After a long hiatus, I am attempting to rejuvenate the online gender workshop just in time for the US/Canadian school year.
In the past, we’ve focused on questions and reports back. Last time, we looked at some definitions. The initial exercises needed to be done in a state of gender naiveté. But more in depth exploration can only be done in the context of a common language and common intent. These are never naively assumed; they must be consciously adopted.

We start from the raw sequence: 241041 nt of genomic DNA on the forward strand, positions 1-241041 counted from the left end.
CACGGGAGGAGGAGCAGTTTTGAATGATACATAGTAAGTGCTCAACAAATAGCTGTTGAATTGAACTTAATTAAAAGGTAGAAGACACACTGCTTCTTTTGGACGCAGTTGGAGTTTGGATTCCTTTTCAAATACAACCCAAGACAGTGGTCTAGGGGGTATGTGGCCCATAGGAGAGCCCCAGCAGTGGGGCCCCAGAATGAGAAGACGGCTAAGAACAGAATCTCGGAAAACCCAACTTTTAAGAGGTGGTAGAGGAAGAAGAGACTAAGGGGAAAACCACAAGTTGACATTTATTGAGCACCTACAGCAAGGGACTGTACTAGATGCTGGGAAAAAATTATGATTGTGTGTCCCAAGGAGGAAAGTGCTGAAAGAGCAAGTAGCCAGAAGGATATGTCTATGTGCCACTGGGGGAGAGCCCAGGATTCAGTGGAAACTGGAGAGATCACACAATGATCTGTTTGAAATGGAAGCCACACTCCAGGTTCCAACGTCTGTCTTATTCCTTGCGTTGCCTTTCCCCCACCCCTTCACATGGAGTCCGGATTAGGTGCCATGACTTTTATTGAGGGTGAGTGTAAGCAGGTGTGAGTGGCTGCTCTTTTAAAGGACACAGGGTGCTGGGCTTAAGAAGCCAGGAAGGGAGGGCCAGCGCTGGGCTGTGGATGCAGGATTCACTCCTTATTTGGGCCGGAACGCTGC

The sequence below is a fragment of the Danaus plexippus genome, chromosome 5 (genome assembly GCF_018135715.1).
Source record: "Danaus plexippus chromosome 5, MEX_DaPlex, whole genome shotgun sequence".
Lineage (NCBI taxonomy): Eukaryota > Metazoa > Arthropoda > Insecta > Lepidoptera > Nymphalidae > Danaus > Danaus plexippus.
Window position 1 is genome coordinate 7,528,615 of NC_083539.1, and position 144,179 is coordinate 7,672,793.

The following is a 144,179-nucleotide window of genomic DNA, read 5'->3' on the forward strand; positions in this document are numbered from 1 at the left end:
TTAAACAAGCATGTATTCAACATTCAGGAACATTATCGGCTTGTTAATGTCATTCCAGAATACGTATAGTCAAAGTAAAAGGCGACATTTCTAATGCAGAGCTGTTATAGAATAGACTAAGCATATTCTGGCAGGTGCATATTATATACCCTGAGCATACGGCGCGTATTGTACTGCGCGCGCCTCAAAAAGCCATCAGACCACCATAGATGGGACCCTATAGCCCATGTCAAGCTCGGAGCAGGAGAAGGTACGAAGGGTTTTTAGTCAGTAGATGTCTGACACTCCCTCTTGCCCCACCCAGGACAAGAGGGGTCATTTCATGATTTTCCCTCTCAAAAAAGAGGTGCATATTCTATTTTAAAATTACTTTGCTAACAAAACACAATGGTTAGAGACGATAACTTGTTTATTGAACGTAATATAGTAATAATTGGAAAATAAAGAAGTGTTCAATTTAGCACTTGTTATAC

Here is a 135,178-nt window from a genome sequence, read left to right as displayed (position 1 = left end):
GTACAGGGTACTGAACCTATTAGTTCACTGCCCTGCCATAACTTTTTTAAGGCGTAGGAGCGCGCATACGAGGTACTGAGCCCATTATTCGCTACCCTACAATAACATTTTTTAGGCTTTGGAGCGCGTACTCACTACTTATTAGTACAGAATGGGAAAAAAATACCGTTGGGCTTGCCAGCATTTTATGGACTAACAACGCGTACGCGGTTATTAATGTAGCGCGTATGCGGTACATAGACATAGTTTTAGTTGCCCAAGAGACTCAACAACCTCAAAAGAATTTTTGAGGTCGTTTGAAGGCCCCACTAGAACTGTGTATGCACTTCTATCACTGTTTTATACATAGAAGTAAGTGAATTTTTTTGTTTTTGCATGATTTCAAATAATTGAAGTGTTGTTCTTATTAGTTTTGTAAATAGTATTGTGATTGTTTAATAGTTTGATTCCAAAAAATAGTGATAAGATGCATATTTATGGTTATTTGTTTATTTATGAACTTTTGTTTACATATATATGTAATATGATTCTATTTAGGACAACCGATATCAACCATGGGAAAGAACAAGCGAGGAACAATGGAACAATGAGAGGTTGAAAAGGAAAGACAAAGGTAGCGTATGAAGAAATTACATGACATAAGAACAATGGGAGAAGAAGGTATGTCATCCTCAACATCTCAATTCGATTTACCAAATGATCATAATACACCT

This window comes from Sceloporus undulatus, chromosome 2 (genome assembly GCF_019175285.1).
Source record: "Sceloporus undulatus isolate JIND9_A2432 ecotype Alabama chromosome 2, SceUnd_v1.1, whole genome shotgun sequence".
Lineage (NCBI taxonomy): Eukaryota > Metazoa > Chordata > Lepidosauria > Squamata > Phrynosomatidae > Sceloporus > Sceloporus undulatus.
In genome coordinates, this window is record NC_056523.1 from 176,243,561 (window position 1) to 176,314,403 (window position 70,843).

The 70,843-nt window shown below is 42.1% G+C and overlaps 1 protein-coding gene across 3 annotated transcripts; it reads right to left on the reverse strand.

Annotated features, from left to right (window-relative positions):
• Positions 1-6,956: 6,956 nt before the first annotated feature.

Now that we have these, let’s look at some aspects of gender in particular. Most educational focus is on gender identity and gender identification. But I find it more helpful to start with gender attribution. All of us attribute gender to others very frequently, but the process of attributing gender to ourselves is typically limited to childhood. Long before adulthood, cis* folks’ genders are assumptions living in the background of cis* lives. So let’s start by examining an activity with which we all have more practice and more familiarity: telling other people what there genders are. [Un/]Fortunately for you, I have a piece of creative writing that contains a number of good examples of gender attribution: how it happens, when it happens, and what it looks like. As a bonus which will help us segue into future discussions, it also touches on what it feels like when we are conscious of others’ efforts to attribute gender to us. This piece is called Stares. [Read more...]